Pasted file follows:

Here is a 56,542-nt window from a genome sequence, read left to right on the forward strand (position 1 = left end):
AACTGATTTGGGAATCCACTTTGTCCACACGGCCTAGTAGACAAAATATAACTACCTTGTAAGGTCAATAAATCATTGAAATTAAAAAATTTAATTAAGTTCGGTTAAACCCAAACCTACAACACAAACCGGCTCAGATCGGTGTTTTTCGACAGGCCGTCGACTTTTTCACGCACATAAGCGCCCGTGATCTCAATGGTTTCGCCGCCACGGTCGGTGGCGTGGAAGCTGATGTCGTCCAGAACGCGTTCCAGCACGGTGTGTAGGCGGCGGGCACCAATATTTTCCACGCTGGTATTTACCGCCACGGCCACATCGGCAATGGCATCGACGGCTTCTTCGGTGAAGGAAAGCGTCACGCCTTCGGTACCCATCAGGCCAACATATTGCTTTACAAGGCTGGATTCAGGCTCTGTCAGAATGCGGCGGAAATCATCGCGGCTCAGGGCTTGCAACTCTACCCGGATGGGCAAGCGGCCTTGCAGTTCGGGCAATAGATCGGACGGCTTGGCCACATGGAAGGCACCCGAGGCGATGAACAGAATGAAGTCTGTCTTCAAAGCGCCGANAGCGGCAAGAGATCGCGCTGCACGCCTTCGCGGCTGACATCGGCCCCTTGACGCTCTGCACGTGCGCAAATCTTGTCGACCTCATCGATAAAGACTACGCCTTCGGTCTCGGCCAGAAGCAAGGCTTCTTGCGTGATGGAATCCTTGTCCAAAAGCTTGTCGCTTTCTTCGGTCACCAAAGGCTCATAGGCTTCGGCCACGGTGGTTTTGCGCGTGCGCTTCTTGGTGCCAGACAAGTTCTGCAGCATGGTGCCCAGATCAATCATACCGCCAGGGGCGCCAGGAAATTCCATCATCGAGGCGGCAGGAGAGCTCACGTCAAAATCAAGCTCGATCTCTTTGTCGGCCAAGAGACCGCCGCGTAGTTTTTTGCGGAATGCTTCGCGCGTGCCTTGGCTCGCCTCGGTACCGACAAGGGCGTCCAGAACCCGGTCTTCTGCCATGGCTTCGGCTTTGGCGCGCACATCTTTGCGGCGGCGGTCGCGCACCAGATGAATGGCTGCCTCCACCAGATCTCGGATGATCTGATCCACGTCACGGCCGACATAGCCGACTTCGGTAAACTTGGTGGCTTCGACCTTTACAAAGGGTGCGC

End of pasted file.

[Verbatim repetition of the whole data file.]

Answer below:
Here is a 56,542-nt window from a genome sequence, read left to right on the forward strand (position 1 = left end):
AACTGATTTGGGAATCCACTTTGTCCACACGGCCTAGTAGACAAAATATAACTACCTTGTAAGGTCAATAAATCATTGAAATTAAAAAATTTAATTAAGTTCGGTTAAACCCAAACCTACAACACAAACCGGCTCAGATCGGTGTTTTTCGACAGGCCGTCGACTTTTTCACGCACATAAGCGCCCGTGATCTCAATGGTTTCGCCGCCACGGTCGGTGGCGTGGAAGCTGATGTCGTCCAGAACGCGTTCCAGCACGGTGTGTAGGCGGCGGGCACCAATATTTTCCACGCTGGTATTTACCGCCACGGCCACATCGGCAATGGCATCGACGGCTTCTTCGGTGAAGGAAAGCGTCACGCCTTCGGTACCCATCAGGCCAACATATTGCTTTACAAGGCTGGATTCAGGCTCTGTCAGAATGCGGCGGAAATCATCGCGGCTCAGGGCTTGCAACTCTACCCGGATGGGCAAGCGGCCTTGCAGTTCGGGCAATAGATCGGACGGCTTGGCCACATGGAAGGCACCCGAGGCGATGAACAGAATGAAGTCTGTCTTCAAAGCGCCGANAGCGGCAAGAGATCGCGCTGCACGCCTTCGCGGCTGACATCGGCCCCTTGACGCTCTGCACGTGCGCAAATCTTGTCGACCTCATCGATAAAGACTACGCCTTCGGTCTCGGCCAGAAGCAAGGCTTCTTGCGTGATGGAATCCTTGTCCAAAAGCTTGTCGCTTTCTTCGGTCACCAAAGGCTCATAGGCTTCGGCCACGGTGGTTTTGCGCGTGCGCTTCTTGGTGCCAGACAAGTTCTGCAGCATGGTGCCCAGATCAATCATACCGCCAGGGGCGCCAGGAAATTCCATCATCGAGGCGGCAGGAGAGCTCACGTCAAAATCAAGCTCGATCTCTTTGTCGGCCAAGAGACCGCCGCGTAGTTTTTTGCGGAATGCTTCGCGCGTGCCTTGGCTCGCCTCGGTACCGACAAGGGCGTCCAGAACCCGGTCTTCTGCCATGGCTTCGGCTTTGGCGCGCACATCTTTGCGGCGGCGGTCGCGCACCAGATGAATGGCTGCCTCCACCAGATCTCGGATGATCTGATCCACGTCACGGCCGACATAGCCGACTTCGGTAAACTTGGTGGCTTCGACCTTTACAAAGGGTGCGC